Does eating more meat—especially red meat and processed meat—raise the risk of cardiovascular disease, and if so, why? Despite intense study, the impact of animal source foods on atherosclerotic cardiovascular disease (ASCVD) is vigorously debated, and the mechanisms underlying potential effects of animal proteins remain unclear. Understanding the impacts of meat consumption is particularly important in older adults, because they are the most vulnerable to heart disease yet may benefit from intake of protein to offset age-related loss of muscle mass and strength.
Over the years, scientists have investigated the relationship between heart disease and saturated fat, dietary cholesterol, sodium, nitrites, and even high-temperature cooking, but evidence supporting many of these mechanisms has not been robust. Recent evidence suggests that the underlying culprits may include specialized metabolites created by our gut bacteria when we eat meat.
A new study led by researchers at the Friedman School of Nutrition Science and Policy at Tufts University and Cleveland Clinic Lerner Research Institute quantifies the risk of ASCVD associated with meat intake and identifies underlying biologic pathways that may help explain this risk. The study of almost 4,000 U.S. men and women over age 65 shows that higher meat consumption is linked to higher risk of ASCVD—22 percent higher risk for about every 1.1 serving per day—and that about 10 percent of this elevated risk is explained by increased levels of three metabolites produced by gut bacteria from nutrients abundant in meat. Higher risk and interlinkages with gut bacterial metabolites were found for red meat but not poultry, eggs, or fish.
The study, published in the journal Arteriosclerosis, Thrombosis, and Vascular Biology (ATVB) on August 1, is the first to investigate the interrelationships between animal source foods and risk of ASCVD events, and the mediation of this risk by gut microbiota-generated compounds as well as by traditional ASCVD risk pathways such as blood cholesterol, blood pressure, and blood sugar.
The research drew on years of data from the National Institutes of Health’s (NIH’s) Cardiovascular Health Study (CHS), a long-term observational study of risk factors for cardiovascular disease in Americans age 65 and older. Several blood biomarkers were measured at baseline and again during follow-up, including levels of the gut-microbiome generated trimethylamine N-oxide (TMAO) and two of its key intermediates, gamma-butyrobetaine and crotonobetaine, derived from L-carnitine, abundant in red meat.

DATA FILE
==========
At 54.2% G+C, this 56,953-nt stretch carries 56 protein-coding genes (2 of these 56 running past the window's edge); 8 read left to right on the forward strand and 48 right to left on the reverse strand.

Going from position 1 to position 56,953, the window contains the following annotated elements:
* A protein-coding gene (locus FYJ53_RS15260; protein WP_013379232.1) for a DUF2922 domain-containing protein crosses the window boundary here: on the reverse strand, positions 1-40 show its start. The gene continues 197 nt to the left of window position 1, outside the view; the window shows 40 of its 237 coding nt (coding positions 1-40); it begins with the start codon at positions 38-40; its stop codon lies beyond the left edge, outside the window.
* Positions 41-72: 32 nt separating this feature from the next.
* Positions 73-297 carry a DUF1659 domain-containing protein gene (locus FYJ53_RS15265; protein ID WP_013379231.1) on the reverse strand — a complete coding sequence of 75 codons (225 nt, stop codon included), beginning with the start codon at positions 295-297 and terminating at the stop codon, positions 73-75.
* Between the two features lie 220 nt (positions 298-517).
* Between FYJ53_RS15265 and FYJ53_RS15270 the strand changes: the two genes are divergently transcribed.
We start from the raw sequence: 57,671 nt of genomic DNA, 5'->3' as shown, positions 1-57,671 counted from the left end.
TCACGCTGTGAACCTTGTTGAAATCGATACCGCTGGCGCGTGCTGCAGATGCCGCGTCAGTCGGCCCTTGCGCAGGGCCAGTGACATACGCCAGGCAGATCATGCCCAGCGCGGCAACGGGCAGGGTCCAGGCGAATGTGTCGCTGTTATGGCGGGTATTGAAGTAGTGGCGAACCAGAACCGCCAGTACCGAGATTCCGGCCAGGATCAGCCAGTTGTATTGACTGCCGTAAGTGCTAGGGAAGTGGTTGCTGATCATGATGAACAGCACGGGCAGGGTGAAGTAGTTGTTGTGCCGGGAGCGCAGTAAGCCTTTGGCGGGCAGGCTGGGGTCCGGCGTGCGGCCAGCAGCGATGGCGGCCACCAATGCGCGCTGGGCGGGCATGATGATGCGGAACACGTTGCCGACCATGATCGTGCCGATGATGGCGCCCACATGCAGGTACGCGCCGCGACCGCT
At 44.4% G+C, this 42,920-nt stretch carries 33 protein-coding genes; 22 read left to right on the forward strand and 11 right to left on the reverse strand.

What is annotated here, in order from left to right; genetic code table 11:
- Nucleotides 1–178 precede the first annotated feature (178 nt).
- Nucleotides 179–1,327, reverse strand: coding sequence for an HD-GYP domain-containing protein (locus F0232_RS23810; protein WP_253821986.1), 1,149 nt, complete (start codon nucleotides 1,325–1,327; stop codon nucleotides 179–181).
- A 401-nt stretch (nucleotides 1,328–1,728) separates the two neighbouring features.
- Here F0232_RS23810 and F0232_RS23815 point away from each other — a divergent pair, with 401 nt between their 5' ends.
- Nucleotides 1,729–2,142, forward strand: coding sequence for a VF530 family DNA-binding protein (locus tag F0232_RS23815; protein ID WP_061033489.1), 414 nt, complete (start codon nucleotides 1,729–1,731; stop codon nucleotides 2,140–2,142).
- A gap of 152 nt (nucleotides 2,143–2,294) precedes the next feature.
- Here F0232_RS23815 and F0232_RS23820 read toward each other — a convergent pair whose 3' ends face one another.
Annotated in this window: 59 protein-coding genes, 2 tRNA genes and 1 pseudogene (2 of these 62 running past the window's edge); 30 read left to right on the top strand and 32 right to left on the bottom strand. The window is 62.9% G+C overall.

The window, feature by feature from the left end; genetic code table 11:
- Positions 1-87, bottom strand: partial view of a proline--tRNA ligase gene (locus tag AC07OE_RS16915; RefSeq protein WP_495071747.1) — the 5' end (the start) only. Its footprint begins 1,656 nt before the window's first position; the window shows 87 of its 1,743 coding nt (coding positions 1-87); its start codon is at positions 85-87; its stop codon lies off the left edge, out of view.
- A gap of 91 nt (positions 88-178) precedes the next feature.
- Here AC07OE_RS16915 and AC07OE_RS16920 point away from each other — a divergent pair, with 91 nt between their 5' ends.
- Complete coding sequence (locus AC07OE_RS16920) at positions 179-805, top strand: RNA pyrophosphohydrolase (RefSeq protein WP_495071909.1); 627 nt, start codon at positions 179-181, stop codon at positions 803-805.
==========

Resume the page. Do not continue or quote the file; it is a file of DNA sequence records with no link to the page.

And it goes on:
“These findings help answer long-standing questions on mechanisms linking meats to risk of cardiovascular diseases,” said the paper’s co-first author Meng Wang, a post-doctoral fellow at the Friedman School. “The interactions between red meat, our gut microbiome, and the bioactive metabolites they generate seem to be an important pathway for risk, which creates a new target for possible interventions to reduce heart disease.”
The 3,931 study subjects were followed for a median of 12.5 years, and their average age at baseline was 73. The study adjusted for established risk factors such as age, sex, race/ethnicity, education, smoking, physical activity, other dietary habits, and many additional risk factors.
“Interestingly, we identified three major pathways that help explain the links between red and processed meat and cardiovascular disease—microbiome-related metabolites like TMAO, blood glucose levels, and general inflammation—and each of these appeared more important than pathways related to blood cholesterol or blood pressure,” said co-senior author, Dariush Mozaffarian, dean for policy at the Friedman School. “This suggests that, when choosing animal-source foods, it’s less important to focus on differences in total fat, saturated fat, or cholesterol, and more important to better understand the health effects of other components in these foods, like L-carnitine and heme iron.”